Republican senators fear ‘bloodbath’ as Joe Biden extends lead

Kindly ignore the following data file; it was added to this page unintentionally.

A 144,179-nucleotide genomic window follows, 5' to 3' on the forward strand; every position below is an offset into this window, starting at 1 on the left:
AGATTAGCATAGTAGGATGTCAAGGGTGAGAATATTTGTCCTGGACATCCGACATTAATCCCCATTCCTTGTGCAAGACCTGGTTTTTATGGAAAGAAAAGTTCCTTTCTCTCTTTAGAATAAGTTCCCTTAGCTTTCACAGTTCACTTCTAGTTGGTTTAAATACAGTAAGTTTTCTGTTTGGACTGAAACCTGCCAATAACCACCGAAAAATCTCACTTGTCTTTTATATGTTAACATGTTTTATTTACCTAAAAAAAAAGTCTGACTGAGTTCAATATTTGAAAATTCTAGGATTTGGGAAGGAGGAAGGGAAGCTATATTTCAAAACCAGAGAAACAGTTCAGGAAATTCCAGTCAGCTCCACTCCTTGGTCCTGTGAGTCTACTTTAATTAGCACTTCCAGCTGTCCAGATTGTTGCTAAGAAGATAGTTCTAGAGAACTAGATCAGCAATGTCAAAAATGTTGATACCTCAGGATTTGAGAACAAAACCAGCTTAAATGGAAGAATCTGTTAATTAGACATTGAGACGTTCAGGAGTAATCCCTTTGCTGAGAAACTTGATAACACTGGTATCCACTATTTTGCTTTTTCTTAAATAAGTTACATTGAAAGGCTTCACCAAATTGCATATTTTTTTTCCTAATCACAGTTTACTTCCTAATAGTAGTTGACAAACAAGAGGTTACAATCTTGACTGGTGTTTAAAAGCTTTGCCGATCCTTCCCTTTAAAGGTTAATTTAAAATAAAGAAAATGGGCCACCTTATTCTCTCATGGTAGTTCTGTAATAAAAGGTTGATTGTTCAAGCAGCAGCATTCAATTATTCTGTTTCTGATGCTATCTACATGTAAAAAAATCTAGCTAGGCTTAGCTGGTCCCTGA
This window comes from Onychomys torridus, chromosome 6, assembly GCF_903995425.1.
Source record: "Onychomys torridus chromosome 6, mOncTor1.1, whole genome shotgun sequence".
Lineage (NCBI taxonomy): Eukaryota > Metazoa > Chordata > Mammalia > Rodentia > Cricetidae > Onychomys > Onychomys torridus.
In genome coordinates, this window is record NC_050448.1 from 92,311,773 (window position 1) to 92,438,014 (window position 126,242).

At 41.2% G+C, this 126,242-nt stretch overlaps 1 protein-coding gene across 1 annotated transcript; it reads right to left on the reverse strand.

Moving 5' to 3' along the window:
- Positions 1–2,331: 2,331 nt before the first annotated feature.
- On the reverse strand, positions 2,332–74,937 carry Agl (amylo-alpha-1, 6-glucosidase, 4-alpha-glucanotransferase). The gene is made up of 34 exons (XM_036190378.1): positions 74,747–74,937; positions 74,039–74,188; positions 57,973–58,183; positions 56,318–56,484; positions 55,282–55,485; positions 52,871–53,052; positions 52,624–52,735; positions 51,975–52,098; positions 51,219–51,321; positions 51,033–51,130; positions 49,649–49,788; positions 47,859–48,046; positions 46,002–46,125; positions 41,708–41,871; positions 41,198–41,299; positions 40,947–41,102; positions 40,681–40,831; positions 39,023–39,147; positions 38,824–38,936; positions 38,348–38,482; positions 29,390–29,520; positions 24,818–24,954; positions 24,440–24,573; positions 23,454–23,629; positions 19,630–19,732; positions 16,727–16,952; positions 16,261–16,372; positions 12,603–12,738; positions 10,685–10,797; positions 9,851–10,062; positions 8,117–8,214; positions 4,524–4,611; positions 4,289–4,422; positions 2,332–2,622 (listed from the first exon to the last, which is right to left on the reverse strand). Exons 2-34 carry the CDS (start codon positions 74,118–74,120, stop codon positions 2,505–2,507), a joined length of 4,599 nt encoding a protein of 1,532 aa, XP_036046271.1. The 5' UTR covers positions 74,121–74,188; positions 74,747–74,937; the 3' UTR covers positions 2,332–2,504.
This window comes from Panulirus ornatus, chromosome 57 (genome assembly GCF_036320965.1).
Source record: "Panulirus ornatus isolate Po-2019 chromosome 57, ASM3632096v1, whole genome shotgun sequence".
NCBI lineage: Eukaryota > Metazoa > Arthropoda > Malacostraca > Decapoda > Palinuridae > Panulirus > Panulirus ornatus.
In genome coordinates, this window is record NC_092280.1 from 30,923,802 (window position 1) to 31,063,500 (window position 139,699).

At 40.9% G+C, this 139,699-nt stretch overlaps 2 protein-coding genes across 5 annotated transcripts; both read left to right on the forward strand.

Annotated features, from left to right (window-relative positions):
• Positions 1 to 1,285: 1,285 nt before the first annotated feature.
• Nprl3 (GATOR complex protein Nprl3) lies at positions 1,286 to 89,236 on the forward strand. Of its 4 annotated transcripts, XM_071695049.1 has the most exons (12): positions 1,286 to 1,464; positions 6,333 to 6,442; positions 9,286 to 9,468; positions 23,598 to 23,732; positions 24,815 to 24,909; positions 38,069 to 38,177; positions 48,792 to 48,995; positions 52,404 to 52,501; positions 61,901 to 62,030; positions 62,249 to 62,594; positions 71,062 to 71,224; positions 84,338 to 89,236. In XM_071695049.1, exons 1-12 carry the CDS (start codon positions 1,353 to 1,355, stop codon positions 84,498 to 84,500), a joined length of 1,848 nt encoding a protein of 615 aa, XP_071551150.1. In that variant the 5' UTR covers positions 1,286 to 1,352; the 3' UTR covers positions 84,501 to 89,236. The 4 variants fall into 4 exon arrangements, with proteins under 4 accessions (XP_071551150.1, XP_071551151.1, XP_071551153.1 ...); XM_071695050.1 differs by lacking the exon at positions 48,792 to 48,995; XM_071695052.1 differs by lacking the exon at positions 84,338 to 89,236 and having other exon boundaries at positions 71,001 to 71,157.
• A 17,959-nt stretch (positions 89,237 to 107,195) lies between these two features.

Republican senators are increasingly distancing themselves from the White House amid growing concerns Donald Trump could be facing a “bloodbath” defeat. Joe Biden’s lead over Mr Trump has grown to 9.6 per cent in an average of recent polls, just short of the 10 per cent figure sometimes used to define a “landslide”. Some Republican strategists and donors have begun suggesting a shift in resources to protect vulnerable Senate seats, arguing that keeping the Senate is the best way to put a check on a potential Biden presidency. Ted Cruz, the Texas senator who was runner-up to Mr Trump in the 2016 Republican presidential primary, said he was “worried” and the election was “highly volatile”. If Americans felt “optimistic” about the pandemic and economy on November 3, Mr Trump could still win by a “big margin”, he said. But he added: “I also think, if on Election Day people are angry and they’ve given up hope and they’re depressed, which is what [the Democrat leadership] want them to be, I think it could be a terrible election. “I think we could lose the White House and both houses of Congress, that it could be a bloodbath of Watergate proportions.” The Senate is held by Republicans with a 53-47 majority. Of the 100 seats, 35 are being voted on this election, and 23 of those are held by Republicans. Seats that had been regarded as safely Republican, including in Alaska, Iowa, North Carolina, Kansas and Montana, are now in Democrat sights. Lindsey Graham, a close presidential ally, is now in a tied race in South Carolina. As they returned to their states to campaign some Republican senators, although not Mr Graham, have been notably cool in their comments about the president. Mitch McConnell, the Republican leader in the Senate, was starkly critical after attendees at a White House event were diagnosed with coronavirus. Speaking at a re-election event in his state of Kentucky, Mr McConnell said: “I actually haven’t been to the White House since August the 6th because my impression was their approach to how to handle this was different than mine, and what I insisted that we do in the Senate, which is to wear a mask and practice social distancing.” Mr McConnell, 78, who survived polio as a child, sent the Senate into recess after two Republican senators who were at the White House event on September 26, contracted the virus. The remarks from Mr McConnell were taken by some as a signal other Republican senators were at liberty to criticise the president over the pandemic.